New phone poll places Conservatives on course for Hartlepool win
Fall out from 2019 General Election puts Hartlepool back in Conservative sights
- On behalf of ITV’s Good Morning Britain Survation have conducted a second poll in the Hartlepool Constituency ahead of the byelection there on May 6th, fieldwork was conducted between 23rd-29th April.
- The Conservative party appear set to win the seat, with a 17-point lead in the poll which has a margin of error of +/- 5%
- Hartlepool has been held by the Labour Party since the seat was first contested at the February 1974 election (and mostly won the similar constituency of The Hartlepools from the 1945 election).
- Survation have now interviewed a total of 1000+ Hartlepool residents by telephone, 517 in this latest poll.
- While this would be a welcome result for the Conservative Party, Survation’s house view is that Hartlepool is a seat which could well have been lost in 2019 were it not for a particularly strong Brexit Party challenge.
Headline results are as follows:
Best Prime Minister
Former Brexit Party Voters Flock to The Conservatives , Independents Cleave Labour:
Analysis – Damian Lyons Lowe.
On the face of it, this looks like one of the most stunning potential poll results we’ve (actually published) -so what’s the driver? Let’s look under the hood.
The Conservative Party appear to be attracting the Lion’s share of the (28%) in Hartlepool who cast a vote for the Brexit Party in 2019 . Now renamed Reform UK, just 1% of the voters we spoke to intend to vote for the newly named party. Only 8% of those we spoke with said they had a favourable view of party leader Richard Tice, while 14% said they either didn’t know their view or had not heard of (39%) Nigel Farage’s replacement as party leader – despite his insurgent candidacy in this seat. While a fairly small sample, 77% of those we spoke to that remembered voting for the Brexit Party in 2019 say they will now vote for the Conservatives, vs only 5% planning to cast a vote for Labour.
In terms of prior voter retention, the Conservatives are maintaining their 2019 voters better than Labour, 85% of those that voted Conservative in 2019 said they will vote for the party again, while a smaller number – 73% of Labour’s 2019 voters say they will stay with the party.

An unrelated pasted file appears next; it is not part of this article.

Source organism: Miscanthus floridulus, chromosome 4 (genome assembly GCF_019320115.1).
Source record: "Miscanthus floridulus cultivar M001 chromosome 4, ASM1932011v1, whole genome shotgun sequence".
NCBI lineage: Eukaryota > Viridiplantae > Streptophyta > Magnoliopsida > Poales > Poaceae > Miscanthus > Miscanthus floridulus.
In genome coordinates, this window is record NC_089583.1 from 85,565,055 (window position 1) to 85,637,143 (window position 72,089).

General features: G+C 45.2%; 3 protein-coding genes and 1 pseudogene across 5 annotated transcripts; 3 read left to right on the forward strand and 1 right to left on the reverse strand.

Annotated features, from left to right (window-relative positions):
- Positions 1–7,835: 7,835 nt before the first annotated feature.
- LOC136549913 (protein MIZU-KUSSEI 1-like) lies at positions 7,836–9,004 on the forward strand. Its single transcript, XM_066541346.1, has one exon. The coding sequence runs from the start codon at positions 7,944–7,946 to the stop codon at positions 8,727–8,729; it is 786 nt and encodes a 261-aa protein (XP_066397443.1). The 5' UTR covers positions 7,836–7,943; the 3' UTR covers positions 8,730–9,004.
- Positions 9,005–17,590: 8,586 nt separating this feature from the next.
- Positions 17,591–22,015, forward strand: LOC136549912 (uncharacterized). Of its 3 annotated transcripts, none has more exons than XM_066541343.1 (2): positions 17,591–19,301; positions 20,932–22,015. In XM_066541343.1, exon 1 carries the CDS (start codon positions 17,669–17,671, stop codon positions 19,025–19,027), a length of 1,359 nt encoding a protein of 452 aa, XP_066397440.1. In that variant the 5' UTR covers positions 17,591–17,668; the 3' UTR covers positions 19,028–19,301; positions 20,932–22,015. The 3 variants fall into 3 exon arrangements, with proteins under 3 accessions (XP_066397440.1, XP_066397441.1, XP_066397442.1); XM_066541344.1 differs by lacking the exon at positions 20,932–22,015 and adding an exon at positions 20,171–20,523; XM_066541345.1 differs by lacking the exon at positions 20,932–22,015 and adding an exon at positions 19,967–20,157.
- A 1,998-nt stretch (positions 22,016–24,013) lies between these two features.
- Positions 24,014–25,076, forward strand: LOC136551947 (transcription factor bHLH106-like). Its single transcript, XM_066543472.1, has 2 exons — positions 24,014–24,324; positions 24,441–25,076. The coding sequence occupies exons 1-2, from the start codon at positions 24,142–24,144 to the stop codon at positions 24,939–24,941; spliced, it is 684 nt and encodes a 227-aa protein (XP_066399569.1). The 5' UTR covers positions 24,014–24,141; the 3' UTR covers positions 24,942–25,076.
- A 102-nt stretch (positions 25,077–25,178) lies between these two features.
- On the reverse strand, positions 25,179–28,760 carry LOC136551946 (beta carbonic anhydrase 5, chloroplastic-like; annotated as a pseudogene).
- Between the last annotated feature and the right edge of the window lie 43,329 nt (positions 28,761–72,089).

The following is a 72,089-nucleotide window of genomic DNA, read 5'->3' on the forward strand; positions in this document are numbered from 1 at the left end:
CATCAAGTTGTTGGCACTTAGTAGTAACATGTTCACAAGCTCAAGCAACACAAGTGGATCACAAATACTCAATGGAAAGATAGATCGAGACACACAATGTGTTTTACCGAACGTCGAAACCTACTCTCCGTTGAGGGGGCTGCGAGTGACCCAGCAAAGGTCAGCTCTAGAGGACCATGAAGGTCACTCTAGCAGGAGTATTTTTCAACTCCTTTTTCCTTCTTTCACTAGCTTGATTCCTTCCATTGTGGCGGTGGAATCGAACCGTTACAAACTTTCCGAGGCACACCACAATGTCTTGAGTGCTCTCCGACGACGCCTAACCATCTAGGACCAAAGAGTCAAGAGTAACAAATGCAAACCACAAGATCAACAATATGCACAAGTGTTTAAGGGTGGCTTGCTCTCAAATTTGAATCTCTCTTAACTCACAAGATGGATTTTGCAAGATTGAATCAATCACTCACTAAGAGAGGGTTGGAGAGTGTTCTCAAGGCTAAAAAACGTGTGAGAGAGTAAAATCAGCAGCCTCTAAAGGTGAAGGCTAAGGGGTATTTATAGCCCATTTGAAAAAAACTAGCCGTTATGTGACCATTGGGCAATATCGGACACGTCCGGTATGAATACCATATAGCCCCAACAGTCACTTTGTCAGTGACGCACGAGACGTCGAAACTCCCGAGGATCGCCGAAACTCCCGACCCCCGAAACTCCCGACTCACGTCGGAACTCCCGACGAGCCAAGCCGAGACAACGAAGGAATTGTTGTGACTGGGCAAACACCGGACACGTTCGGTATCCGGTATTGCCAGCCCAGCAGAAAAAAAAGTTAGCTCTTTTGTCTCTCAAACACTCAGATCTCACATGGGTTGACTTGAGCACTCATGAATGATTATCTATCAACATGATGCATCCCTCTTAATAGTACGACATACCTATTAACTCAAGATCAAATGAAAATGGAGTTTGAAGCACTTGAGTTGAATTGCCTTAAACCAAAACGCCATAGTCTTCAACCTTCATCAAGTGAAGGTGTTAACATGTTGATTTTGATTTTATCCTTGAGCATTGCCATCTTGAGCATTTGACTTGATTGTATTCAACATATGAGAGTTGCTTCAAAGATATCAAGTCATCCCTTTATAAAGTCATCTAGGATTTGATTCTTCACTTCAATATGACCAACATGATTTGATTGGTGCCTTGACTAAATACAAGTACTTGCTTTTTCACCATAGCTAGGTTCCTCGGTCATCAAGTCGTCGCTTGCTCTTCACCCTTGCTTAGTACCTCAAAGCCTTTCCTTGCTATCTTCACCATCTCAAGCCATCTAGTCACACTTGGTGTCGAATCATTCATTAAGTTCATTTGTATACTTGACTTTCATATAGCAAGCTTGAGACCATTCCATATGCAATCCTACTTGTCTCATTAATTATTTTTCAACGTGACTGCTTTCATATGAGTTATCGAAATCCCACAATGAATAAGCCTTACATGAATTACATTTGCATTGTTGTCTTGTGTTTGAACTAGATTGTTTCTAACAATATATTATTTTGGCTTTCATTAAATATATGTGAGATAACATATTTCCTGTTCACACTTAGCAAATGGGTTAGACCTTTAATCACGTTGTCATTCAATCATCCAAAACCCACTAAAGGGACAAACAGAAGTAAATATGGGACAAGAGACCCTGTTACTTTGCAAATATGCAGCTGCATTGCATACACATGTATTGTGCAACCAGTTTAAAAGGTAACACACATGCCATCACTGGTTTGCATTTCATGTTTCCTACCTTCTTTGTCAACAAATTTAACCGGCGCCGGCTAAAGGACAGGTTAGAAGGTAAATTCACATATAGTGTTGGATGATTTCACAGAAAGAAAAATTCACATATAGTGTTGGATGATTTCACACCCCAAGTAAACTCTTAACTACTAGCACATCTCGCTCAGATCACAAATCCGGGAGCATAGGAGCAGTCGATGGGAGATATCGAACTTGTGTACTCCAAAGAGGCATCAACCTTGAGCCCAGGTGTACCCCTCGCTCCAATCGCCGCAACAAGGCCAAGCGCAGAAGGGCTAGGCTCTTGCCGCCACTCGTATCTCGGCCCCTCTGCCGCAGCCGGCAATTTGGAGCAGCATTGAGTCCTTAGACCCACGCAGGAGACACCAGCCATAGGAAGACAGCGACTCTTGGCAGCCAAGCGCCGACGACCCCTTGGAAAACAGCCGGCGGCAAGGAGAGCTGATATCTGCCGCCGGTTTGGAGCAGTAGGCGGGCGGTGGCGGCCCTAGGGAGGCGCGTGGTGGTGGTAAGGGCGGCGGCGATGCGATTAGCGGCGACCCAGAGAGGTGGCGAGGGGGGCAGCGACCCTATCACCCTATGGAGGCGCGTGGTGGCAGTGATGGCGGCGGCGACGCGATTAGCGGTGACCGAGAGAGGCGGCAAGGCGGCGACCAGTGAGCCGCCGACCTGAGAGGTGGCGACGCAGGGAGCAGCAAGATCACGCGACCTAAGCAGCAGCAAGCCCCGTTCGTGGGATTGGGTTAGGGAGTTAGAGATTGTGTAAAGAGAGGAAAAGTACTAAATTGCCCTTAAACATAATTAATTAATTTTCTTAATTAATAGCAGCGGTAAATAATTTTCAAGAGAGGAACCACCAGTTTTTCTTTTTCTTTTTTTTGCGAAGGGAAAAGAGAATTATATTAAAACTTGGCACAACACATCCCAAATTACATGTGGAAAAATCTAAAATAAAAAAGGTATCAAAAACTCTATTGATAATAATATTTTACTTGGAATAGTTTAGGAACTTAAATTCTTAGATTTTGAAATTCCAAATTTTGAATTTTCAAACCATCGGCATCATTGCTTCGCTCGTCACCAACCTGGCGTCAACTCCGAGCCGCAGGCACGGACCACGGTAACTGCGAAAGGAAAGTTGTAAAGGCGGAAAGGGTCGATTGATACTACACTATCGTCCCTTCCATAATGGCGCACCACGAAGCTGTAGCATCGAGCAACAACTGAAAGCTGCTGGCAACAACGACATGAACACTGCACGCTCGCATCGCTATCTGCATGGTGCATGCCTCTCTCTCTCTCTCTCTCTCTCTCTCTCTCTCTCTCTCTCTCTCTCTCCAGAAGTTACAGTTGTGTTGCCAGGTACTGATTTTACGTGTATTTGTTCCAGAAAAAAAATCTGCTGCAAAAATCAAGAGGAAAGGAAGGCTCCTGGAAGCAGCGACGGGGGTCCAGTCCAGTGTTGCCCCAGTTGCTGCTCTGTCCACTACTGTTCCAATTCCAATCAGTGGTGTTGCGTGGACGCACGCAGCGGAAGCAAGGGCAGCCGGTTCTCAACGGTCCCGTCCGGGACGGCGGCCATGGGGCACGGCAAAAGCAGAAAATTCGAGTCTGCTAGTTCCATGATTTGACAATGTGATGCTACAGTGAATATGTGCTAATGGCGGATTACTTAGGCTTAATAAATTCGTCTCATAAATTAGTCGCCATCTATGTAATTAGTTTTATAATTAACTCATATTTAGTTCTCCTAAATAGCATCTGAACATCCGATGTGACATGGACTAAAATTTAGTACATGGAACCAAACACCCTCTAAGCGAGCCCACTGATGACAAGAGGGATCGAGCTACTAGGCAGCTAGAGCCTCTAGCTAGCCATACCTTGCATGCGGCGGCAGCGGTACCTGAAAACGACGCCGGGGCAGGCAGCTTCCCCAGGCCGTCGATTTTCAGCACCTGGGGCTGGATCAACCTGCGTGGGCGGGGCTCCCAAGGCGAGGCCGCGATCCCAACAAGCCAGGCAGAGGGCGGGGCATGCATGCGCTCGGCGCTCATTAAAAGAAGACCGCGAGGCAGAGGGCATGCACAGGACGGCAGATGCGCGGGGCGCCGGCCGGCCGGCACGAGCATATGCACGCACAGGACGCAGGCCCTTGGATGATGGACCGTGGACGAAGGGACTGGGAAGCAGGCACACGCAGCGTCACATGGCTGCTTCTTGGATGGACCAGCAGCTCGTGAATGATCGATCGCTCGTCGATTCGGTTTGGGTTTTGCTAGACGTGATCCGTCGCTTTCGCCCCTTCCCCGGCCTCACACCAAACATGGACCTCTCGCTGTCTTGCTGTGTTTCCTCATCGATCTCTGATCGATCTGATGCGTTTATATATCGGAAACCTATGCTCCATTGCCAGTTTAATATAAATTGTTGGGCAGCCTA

Independent candidates Thelma Walker (former Labour MP for Colne Valley) and Sam Lee (12% of the vote combined) appear to be taking share more from Labour’s vote than the Conservatives, meaning Labour risk polling fewer votes than in 2019 despite the Brexit-Reform UK Party collapse.
In a seat highly charged by the 2016 EU Referendum, Hartlepool voted 70% leave in the 2016. 66% of leave voters told Survation they would vote Conservative, vs only 18% who would vote for the Labour Party (the comparable figure for Hartlepool’s smaller cohort of remain voters is (21% CON, 55% LAB).
Support for the Conservative Party in Hartlepool skews heavily male. Amongst Women the polling showed CON 44% / LAB 40% – neck and neck, however among the town’s men, the Conservatives have a 29 point lead in the polling (CON 55% / LAB 26%). In terms of age groups, Labour leads among 18-34s alone, with the Conservatives ahead in all older age groups.
While this would be a very welcome result for the Conservative Party* were it to come to pass and likely be characterised as a failure for Keir Starmer’s “under new management” Labour Party, my view is that Hartlepool is a seat Labour would likely have lost to the Conservatives 2019 were it not for the particularly strong Brexit Party challenge. Together, the Brexit Party and the “Get Brexit Done*” party took 55% of the 2019 vote to Labour’s 38%. True to his promise, Boris Johnson got Brexit done, and in a seat where where Brexit is a major driver of voting behaviour we can only look to his +23 favorability rating to see what these voters think about that.